World flooded with $100 bills may be sign of international corruption – experts
The number of US one hundred dollar notes has doubled since the financial crisis to more than 12 billion across the world, the latest US Federal Reserve data shows. Experts believe the surge could be linked to global corruption.
C-notes ($100) have passed $1 bills in circulation, Deutsche Bank chief international economist Torsten Slok said in a note to clients, according to CNBC.
Experts say high denomination, high-value currency notes have historically been a preferred form of payment for criminals. They are citing anonymity, the lack of transaction records and the relative ease with which such notes can be brought across borders.Also on rt.com EU to investigate €500 note link to terrorism
The growth of $100 bills in circulation is a signal the world is relying on them as a store of value while still using them for international crime, said Nicholas Colas, co-founder of DataTrek Research.
“It has nothing to do with the US economy and nothing to do with interest rates,” he said. “There's certainly enough evidence to say it is an enabler of corruption, but it is also a way for people to keep assets outside of the financial system albeit in a kind of bulky way.”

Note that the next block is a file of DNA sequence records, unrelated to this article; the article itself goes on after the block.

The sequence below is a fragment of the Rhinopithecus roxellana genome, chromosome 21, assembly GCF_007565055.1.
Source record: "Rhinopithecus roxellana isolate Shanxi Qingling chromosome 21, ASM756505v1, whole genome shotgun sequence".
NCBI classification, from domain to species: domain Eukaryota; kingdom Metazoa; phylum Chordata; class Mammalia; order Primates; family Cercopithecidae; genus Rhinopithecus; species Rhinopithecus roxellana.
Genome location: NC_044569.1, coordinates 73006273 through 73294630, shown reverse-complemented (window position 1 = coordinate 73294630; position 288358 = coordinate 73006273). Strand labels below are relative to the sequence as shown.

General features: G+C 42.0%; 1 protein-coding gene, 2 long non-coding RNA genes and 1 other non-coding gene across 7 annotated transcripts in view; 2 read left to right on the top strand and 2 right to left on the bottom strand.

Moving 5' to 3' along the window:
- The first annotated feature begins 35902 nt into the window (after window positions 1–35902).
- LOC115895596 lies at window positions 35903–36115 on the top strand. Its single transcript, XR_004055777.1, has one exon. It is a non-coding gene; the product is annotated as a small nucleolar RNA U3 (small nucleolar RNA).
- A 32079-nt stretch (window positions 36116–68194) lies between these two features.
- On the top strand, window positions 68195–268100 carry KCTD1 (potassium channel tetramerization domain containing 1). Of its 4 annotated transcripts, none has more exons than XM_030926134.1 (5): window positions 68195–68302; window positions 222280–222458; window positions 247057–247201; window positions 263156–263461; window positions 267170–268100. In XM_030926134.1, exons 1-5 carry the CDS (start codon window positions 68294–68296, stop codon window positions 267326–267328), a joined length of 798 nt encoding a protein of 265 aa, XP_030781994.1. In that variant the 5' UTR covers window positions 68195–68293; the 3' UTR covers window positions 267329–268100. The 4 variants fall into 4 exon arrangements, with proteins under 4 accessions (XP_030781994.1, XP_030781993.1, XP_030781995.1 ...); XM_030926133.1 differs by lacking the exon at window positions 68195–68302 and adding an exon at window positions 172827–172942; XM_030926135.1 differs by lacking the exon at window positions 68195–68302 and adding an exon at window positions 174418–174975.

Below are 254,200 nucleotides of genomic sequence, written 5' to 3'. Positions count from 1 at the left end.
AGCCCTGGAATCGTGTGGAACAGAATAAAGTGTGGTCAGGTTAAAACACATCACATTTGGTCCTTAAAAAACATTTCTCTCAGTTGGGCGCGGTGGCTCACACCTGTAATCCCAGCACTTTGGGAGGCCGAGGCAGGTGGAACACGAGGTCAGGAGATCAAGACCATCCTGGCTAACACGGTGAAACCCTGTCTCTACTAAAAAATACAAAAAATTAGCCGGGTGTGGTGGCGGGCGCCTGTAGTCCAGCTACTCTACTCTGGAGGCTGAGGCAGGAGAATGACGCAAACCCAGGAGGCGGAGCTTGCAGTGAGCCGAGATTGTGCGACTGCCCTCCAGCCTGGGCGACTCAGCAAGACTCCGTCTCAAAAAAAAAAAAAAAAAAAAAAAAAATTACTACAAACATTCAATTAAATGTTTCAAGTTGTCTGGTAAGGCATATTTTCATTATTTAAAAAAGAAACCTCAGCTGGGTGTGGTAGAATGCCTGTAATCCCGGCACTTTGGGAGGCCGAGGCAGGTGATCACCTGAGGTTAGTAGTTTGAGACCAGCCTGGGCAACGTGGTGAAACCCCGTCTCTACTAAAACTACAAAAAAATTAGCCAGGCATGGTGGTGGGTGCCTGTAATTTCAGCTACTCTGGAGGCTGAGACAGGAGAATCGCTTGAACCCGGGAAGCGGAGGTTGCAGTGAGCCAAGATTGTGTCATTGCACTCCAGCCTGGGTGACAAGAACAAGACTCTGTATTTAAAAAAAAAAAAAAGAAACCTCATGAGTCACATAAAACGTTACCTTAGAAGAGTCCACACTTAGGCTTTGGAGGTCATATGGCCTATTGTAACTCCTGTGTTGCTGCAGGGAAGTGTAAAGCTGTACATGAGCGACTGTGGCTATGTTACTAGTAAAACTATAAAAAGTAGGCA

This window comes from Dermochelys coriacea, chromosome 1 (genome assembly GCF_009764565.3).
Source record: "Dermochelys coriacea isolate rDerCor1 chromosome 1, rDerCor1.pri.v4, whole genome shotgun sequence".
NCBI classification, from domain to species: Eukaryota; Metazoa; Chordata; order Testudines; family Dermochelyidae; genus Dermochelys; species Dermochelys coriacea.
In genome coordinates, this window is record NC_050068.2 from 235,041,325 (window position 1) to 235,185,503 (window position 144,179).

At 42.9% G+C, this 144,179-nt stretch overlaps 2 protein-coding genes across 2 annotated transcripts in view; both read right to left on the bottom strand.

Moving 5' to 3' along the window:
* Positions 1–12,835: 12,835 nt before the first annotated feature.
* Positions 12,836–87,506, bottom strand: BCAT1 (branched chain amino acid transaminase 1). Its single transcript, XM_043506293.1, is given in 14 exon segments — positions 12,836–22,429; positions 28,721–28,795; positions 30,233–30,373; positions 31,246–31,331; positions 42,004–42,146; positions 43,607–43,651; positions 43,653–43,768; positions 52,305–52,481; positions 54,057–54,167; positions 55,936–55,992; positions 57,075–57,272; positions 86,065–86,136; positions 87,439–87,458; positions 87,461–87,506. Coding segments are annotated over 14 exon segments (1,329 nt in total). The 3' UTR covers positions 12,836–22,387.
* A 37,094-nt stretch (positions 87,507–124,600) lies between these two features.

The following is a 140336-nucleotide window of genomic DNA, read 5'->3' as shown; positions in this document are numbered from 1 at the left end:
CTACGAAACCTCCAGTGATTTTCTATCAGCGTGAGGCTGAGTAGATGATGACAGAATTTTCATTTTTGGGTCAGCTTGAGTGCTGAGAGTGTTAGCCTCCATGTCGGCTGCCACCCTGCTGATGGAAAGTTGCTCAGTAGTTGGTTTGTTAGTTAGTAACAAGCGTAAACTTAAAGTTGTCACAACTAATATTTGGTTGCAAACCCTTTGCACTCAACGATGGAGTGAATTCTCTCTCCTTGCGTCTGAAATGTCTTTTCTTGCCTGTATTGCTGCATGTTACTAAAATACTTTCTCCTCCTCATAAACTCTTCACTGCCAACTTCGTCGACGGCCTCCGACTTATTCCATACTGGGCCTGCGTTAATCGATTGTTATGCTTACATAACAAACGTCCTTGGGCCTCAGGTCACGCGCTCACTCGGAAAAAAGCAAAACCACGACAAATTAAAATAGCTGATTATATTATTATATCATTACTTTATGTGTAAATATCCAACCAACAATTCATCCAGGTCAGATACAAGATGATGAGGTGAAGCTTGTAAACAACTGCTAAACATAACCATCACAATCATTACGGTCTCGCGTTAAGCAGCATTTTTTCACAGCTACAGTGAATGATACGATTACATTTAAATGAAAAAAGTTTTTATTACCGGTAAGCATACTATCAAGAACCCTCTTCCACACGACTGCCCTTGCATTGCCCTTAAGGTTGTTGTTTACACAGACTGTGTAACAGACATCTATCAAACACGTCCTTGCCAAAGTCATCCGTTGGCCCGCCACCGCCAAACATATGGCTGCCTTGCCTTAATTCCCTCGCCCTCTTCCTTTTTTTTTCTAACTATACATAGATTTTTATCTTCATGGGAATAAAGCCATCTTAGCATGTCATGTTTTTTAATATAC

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Colas pointed out that the number of hundred dollar bills abroad began surging after the Gulf War and US invasion of Afghanistan. Part of stabilizing the region meant replacing local currencies with something, and “that something was the US dollar."Also on rt.com Switzerland & United States are the world’s most corrupt nations – report
The increase in C-notes could be “driven by a global fear of negative interest rates in Europe and Japan, or it could be a savings vehicle for US households worried about another financial crisis, or it could be driven by more demand from the global underground economy,” Deutsche Bank’s Slok said.
The Federal Reserve Bank of Chicago’s 2018 research paper showed that 60 percent of all US bills and almost 80 percent of all $100 bills are now overseas. That's up from 15 to 30 percent around 1980, according to research from Federal Reserve Board economist Ruth Judson. Economic and political instability contribute to that demand, she found.
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